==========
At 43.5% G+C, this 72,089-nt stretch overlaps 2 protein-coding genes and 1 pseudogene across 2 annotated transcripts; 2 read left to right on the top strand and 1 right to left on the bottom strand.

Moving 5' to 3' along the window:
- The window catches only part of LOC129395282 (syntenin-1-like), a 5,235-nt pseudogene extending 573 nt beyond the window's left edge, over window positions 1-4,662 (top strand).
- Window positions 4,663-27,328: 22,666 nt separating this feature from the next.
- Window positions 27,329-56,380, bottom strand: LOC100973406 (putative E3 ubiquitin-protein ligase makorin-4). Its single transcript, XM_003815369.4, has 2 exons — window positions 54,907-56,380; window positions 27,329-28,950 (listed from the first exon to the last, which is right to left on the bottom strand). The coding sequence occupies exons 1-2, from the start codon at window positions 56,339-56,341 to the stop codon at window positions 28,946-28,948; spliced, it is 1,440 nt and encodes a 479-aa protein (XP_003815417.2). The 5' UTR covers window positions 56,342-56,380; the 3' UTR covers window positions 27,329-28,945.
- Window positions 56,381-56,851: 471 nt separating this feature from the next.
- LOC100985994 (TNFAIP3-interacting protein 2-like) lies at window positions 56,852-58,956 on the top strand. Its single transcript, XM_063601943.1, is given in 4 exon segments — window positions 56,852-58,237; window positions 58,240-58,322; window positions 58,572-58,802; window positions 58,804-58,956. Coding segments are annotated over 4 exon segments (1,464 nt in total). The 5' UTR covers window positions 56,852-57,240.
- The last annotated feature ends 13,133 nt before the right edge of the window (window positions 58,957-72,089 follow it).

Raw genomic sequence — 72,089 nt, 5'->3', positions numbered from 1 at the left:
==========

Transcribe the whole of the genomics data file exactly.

At 43.5% G+C, this 72,089-nt stretch overlaps 2 protein-coding genes and 1 pseudogene across 2 annotated transcripts; 2 read left to right on the top strand and 1 right to left on the bottom strand.

Moving 5' to 3' along the window:
- The window catches only part of LOC129395282 (syntenin-1-like), a 5,235-nt pseudogene extending 573 nt beyond the window's left edge, over window positions 1-4,662 (top strand).
- Window positions 4,663-27,328: 22,666 nt separating this feature from the next.
- Window positions 27,329-56,380, bottom strand: LOC100973406 (putative E3 ubiquitin-protein ligase makorin-4). Its single transcript, XM_003815369.4, has 2 exons — window positions 54,907-56,380; window positions 27,329-28,950 (listed from the first exon to the last, which is right to left on the bottom strand). The coding sequence occupies exons 1-2, from the start codon at window positions 56,339-56,341 to the stop codon at window positions 28,946-28,948; spliced, it is 1,440 nt and encodes a 479-aa protein (XP_003815417.2). The 5' UTR covers window positions 56,342-56,380; the 3' UTR covers window positions 27,329-28,945.
- Window positions 56,381-56,851: 471 nt separating this feature from the next.
- LOC100985994 (TNFAIP3-interacting protein 2-like) lies at window positions 56,852-58,956 on the top strand. Its single transcript, XM_063601943.1, is given in 4 exon segments — window positions 56,852-58,237; window positions 58,240-58,322; window positions 58,572-58,802; window positions 58,804-58,956. Coding segments are annotated over 4 exon segments (1,464 nt in total). The 5' UTR covers window positions 56,852-57,240.
- The last annotated feature ends 13,133 nt before the right edge of the window (window positions 58,957-72,089 follow it).

Raw genomic sequence — 72,089 nt, 5'->3', positions numbered from 1 at the left: